Surfer / Entrepreneur
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Praia do Amado, Carrapateira, Portugal. Photo: @geronimoo // Unsplash-in

The Inertia

“When everyone is going to the same place to get away, no one’s really getting away anymore,” fellow writer John Rothwell said back in 2018, claiming that #VanLife Has Ruined the Great American Road TripThe dreamy Instagram pictures of couples parked on beaches have been an easy draw for many, and the same can be said for places like Portugal. The country’s long been a magnet to this type of travel, with its amazing coastline, sizable parking spots, and amazing surf. And to top it off, rules are pretty mellow when it comes to how road trippers are treated by the authorities.

But in times of COVID, things are different. This year’s pandemic has exposed a palpable divide between travelers and locals. Through a three-week span this fall I road-tripped from Lisbon to Portugal’s southernmost point and I saw that everyone — from surf camp owners to experienced surf guides, people running the local cafes and employees of town’s cleaning services — everyone has a renewed perspective on the relationship between adventurists in campervans and Portuguese locals.

In my own observations, here are the locals’ complaints I was confronted with most often:

  • Many campervan tourists do not use any of the local hospitality businesses and do their shopping at the large supermarkets.
  • In many of the campervans or busses, there aren’t any sanitary facilities. This results in locals stumbling upon large piles of toilet paper and, you know…all around self-invented camping areas
  • Many surf spots are getting overcrowded. In the eyes of the locals, the visiting campervan surfers are particularly guilty of “cowboying” around in the lineup. It’s a problem they don’t perceive with guests of surf camps, by comparison.
  • Their large vehicles can take up quite some space at the car park, obstructing others from parking and easy access to surf spots.

Haven’t we heard these arguments before? You probably have. Which brings us to the next question: how and why did things intensify this year?

While much of the world shut down at different points in the year, Portugal seemed to be rather liberal in its restrictions on travelers. Foreigners actually seem to be given more freedom than the locals at times, only building new frustrations.

”There have been moments where all Portuguese were told to stay inside but the guys staying in their vans, close to the beach just went into the water,” one local surfer told me in a small bar in Sagres. “Officials didn’t do anything to prevent them from surfing. How do you think we feel about that?”

Meanwhile, with all the stress and losses endured at local businesses throughout the year, residents often noticed that new faces don’t spend their money locally.

“It’s getting busier in the water,” another local named Sergio told me. “As traveling by campervan sounds safer than moving (across) countries by plane, it’s inevitable that this way of traveling is immensely popular this year. And given the fact we are a country where the sun’s still out, the beaches are amazing, and tourists can move around pretty freely, many of them make their way to the Algarve.”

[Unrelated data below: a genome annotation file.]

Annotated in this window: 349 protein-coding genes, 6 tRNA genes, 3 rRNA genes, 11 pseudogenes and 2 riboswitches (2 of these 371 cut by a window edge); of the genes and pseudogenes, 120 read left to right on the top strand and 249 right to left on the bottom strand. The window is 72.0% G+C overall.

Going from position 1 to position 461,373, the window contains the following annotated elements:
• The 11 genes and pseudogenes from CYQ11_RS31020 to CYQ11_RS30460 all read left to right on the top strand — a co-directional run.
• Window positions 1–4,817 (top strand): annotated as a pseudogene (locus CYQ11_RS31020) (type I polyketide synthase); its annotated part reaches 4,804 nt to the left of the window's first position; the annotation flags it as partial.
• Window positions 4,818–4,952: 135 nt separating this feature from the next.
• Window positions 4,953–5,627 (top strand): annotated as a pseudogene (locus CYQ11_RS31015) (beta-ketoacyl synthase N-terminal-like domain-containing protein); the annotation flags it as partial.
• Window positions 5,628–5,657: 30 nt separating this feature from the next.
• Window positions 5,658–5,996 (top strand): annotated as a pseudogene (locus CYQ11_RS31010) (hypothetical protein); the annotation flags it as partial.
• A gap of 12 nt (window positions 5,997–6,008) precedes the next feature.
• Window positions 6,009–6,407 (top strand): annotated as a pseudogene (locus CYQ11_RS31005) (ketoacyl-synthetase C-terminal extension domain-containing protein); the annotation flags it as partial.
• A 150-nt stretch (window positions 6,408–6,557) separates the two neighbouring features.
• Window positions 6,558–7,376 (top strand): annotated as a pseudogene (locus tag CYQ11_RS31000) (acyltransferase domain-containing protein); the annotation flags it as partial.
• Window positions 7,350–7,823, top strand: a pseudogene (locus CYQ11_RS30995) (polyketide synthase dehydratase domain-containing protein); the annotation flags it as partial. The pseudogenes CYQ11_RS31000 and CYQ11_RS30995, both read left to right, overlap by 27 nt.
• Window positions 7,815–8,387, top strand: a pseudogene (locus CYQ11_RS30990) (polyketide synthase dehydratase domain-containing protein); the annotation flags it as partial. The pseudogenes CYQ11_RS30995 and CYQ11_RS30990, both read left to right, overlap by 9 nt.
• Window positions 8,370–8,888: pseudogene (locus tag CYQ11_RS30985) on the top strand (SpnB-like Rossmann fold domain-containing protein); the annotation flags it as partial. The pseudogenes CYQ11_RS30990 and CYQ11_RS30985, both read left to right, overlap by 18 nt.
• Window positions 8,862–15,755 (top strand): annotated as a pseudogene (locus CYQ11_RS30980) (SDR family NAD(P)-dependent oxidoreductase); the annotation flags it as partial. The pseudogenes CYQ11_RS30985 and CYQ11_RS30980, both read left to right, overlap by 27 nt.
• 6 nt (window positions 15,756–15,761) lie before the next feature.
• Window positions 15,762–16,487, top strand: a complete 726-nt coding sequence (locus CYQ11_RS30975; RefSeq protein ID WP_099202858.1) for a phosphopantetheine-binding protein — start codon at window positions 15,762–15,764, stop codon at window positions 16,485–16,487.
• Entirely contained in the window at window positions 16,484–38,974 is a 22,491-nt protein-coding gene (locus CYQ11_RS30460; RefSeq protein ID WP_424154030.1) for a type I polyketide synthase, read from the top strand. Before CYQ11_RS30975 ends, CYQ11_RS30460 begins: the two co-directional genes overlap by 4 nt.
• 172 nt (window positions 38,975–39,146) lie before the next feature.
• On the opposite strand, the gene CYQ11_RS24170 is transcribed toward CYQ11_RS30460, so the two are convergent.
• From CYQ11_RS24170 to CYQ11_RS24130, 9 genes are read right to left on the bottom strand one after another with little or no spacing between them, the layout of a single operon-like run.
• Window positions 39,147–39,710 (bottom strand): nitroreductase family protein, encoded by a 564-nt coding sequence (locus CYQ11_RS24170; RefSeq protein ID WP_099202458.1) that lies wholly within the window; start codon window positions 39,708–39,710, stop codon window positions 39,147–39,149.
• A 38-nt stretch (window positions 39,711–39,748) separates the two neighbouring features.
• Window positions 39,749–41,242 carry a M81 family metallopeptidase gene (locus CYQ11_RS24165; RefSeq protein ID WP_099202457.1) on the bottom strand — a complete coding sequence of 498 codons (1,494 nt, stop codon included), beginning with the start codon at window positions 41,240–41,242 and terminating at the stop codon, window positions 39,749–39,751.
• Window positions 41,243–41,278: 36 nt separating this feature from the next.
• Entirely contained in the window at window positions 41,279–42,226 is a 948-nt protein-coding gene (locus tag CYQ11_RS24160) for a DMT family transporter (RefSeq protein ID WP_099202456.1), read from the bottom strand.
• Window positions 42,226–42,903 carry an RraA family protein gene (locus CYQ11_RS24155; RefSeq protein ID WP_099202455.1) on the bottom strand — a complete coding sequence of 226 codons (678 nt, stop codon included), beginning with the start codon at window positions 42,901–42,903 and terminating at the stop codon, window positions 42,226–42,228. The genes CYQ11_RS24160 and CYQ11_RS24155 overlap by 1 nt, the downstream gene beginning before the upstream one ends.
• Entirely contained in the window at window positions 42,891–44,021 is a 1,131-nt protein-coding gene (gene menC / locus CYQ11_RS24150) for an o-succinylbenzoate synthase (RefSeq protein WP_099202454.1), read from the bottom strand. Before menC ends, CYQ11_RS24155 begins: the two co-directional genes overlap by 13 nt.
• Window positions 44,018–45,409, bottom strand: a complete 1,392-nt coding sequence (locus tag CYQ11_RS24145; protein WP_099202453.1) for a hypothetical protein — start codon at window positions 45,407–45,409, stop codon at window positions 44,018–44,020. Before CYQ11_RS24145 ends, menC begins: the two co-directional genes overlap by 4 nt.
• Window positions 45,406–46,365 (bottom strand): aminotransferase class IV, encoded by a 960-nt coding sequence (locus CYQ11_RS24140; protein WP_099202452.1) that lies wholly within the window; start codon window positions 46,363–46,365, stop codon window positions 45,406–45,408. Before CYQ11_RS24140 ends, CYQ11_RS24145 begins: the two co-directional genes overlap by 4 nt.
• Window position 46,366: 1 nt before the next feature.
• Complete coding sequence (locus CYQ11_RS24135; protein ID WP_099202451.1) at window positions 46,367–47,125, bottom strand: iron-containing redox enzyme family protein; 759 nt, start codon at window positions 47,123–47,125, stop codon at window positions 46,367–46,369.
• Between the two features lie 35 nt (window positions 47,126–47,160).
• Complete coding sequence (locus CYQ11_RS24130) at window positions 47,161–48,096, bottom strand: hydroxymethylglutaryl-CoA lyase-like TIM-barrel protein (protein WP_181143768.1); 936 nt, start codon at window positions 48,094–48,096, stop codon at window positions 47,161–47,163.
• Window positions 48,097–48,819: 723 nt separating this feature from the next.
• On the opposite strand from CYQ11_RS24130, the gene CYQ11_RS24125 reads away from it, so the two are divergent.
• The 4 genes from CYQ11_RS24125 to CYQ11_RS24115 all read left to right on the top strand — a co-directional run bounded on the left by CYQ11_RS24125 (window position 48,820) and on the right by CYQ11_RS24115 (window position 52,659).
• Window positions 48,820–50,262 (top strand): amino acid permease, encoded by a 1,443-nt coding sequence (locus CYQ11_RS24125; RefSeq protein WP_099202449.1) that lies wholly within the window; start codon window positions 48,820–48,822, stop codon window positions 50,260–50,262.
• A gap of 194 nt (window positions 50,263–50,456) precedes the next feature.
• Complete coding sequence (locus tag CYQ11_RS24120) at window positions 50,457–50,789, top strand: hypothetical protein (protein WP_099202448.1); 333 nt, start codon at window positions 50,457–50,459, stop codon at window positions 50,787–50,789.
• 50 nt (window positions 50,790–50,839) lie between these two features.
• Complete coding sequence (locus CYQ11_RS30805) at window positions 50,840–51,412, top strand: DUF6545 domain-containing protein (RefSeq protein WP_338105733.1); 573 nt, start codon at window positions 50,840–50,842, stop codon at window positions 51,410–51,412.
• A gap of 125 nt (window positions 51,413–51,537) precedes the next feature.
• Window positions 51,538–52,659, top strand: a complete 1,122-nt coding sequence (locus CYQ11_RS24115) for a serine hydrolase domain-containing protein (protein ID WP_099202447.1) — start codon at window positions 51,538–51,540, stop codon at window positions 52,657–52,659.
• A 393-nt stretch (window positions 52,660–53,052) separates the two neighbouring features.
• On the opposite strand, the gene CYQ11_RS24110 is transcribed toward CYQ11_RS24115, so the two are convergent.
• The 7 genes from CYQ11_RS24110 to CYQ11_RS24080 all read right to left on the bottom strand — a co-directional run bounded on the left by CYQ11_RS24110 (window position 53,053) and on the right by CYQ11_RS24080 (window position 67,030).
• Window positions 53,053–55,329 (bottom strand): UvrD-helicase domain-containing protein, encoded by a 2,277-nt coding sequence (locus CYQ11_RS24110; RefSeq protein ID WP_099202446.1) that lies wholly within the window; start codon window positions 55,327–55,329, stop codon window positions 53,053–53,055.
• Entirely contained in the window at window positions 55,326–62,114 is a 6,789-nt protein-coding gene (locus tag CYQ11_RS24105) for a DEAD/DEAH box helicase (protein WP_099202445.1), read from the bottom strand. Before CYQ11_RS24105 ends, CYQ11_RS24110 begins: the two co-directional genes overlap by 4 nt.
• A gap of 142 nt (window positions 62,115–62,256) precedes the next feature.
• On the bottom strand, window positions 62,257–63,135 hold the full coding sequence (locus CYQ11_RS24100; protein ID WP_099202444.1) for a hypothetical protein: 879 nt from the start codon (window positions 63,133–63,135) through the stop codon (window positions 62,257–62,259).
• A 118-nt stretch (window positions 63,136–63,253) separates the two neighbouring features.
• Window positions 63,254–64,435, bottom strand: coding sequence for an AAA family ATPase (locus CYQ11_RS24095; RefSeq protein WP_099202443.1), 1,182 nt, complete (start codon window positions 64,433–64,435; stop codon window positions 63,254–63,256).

Sergio lives in Arrifana and he is growing pretty tired of the tourists occupying the few parking spots his local surf spot holds. Arrifana is among the 10 spots that make Portugal a surfer’s paradise, and naturally, that attracts a lot of people. ”Especially this year, the water seems busier than ever,” he adds. Sergio knows that many of the beaches and towns do depend on tourists but the fact that they are flooding most of the beaches creates utter chaos in the water.

”I’ve got the idea that anyone from Northern Europe who has (taken) two or three surf lessons in Bali has now rented a campervan to travel the South of Portugal, taking a surfboard and doing whatever they want. It gets pretty dangerous and people are getting more and more frustrated with this type of tourism” Sergio told me.


A surf camp owner from Alentejo told me, “It’s getting insane at all spots where these guys are camping. They leave their trash everywhere but the bin. There’s toilet paper laying around everywhere, pizza boxes cover the parking lots, and I could easily start a second-hand story selling face masks.”

The frustrations of locals are valid, with or without COVID. The tragic irony is that the same trash like toilet paper left behind by visitors will very likely end up in the same ocean they’ll surfing in. But even worse is the impact created after they’ve left, and the deeper it divides them from their local hosts.

The surf camp owner then went on about the amount of physical space vanlifers are taking up in parking lots at surf spots.

“It’s insane. Their campervans — normally not even parked properly — take up three to four spots, forcing me to park down the road, and having my guests carrying their boards down to the beach. This is just rude.”

I don’t believe there’s anyone to solve this all with some codified set of rules. Most of these frustrations are created by a general lack of self-awareness and consideration. The consequences of COVID just seem to have intensified it all. If people take their own and other’s safety in mind, making sure they leave places exactly as they found them, most of the growing irritations of Portuguese locals might fade away. These don’t seem to be inappropriate requirements, rather common sense.


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